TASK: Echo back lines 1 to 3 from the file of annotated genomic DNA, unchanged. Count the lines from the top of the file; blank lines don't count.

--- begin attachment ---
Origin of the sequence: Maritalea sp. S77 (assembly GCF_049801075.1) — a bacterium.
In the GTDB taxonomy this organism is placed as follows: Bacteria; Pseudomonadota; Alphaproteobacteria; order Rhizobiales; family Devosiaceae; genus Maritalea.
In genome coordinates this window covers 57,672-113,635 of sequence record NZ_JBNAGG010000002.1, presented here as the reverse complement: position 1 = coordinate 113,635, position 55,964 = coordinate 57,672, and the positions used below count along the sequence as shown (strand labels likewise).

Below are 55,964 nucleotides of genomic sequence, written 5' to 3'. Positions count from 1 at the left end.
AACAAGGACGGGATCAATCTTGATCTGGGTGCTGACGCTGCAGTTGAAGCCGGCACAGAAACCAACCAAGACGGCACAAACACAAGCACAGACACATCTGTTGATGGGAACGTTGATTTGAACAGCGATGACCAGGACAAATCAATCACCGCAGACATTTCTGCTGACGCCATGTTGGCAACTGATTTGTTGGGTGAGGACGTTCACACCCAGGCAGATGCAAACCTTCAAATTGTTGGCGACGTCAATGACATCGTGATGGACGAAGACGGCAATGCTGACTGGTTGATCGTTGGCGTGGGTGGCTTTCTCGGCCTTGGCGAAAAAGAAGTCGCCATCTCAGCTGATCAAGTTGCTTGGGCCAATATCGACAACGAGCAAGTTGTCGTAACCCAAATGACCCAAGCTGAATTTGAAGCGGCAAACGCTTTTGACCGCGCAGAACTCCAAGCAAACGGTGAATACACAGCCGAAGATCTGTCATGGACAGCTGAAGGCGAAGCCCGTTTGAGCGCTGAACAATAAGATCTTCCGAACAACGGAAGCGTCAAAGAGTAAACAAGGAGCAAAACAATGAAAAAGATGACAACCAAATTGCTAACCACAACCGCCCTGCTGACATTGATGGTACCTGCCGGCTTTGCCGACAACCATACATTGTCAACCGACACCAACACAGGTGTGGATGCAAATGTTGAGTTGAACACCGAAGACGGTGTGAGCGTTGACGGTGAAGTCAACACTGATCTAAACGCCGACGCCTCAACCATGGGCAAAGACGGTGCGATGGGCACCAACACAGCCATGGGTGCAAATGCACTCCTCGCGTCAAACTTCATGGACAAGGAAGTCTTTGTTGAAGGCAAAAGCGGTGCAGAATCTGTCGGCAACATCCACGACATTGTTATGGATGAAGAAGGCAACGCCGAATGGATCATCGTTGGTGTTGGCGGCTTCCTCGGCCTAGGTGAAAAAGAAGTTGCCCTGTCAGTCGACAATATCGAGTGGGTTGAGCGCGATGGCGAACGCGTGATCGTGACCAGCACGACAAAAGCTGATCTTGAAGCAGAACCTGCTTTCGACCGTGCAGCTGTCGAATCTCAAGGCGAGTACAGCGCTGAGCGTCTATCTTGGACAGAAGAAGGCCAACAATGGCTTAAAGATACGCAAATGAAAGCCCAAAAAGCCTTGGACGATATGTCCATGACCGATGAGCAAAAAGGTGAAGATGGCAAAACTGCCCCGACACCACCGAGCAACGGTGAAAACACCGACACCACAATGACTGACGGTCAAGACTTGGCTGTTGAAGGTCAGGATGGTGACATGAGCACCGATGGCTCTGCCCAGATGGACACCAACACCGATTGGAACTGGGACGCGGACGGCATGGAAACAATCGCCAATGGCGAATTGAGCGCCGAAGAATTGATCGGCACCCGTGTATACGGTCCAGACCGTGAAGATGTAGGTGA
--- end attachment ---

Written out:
Origin of the sequence: Maritalea sp. S77 (assembly GCF_049801075.1) — a bacterium.
In the GTDB taxonomy this organism is placed as follows: Bacteria; Pseudomonadota; Alphaproteobacteria; order Rhizobiales; family Devosiaceae; genus Maritalea.
In genome coordinates this window covers 57,672-113,635 of sequence record NZ_JBNAGG010000002.1, presented here as the reverse complement: position 1 = coordinate 113,635, position 55,964 = coordinate 57,672, and the positions used below count along the sequence as shown (strand labels likewise).